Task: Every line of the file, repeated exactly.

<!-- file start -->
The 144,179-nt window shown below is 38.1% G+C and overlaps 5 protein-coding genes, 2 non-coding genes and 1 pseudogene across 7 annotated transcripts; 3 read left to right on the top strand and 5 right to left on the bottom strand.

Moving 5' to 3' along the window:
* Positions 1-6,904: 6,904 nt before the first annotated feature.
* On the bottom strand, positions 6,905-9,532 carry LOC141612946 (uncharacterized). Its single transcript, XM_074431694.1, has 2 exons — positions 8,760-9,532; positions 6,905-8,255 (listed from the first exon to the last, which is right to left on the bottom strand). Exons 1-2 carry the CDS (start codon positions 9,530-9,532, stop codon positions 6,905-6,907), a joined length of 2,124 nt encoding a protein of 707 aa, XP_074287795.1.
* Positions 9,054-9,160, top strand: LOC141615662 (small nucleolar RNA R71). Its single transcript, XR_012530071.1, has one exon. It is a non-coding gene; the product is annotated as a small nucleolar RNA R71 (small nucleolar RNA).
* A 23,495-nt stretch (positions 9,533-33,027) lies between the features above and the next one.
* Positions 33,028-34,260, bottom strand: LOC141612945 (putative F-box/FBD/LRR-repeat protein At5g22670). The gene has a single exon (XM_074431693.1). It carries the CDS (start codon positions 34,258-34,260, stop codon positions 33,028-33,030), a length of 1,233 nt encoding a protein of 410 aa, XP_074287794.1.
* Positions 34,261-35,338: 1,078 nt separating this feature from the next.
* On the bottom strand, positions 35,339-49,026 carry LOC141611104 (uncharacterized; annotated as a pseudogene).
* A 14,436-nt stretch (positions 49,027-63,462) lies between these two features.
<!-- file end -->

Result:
The 144,179-nt window shown below is 38.1% G+C and overlaps 5 protein-coding genes, 2 non-coding genes and 1 pseudogene across 7 annotated transcripts; 3 read left to right on the top strand and 5 right to left on the bottom strand.

Moving 5' to 3' along the window:
* Positions 1-6,904: 6,904 nt before the first annotated feature.
* On the bottom strand, positions 6,905-9,532 carry LOC141612946 (uncharacterized). Its single transcript, XM_074431694.1, has 2 exons — positions 8,760-9,532; positions 6,905-8,255 (listed from the first exon to the last, which is right to left on the bottom strand). Exons 1-2 carry the CDS (start codon positions 9,530-9,532, stop codon positions 6,905-6,907), a joined length of 2,124 nt encoding a protein of 707 aa, XP_074287795.1.
* Positions 9,054-9,160, top strand: LOC141615662 (small nucleolar RNA R71). Its single transcript, XR_012530071.1, has one exon. It is a non-coding gene; the product is annotated as a small nucleolar RNA R71 (small nucleolar RNA).
* A 23,495-nt stretch (positions 9,533-33,027) lies between the features above and the next one.
* Positions 33,028-34,260, bottom strand: LOC141612945 (putative F-box/FBD/LRR-repeat protein At5g22670). The gene has a single exon (XM_074431693.1). It carries the CDS (start codon positions 34,258-34,260, stop codon positions 33,028-33,030), a length of 1,233 nt encoding a protein of 410 aa, XP_074287794.1.
* Positions 34,261-35,338: 1,078 nt separating this feature from the next.
* On the bottom strand, positions 35,339-49,026 carry LOC141611104 (uncharacterized; annotated as a pseudogene).
* A 14,436-nt stretch (positions 49,027-63,462) lies between these two features.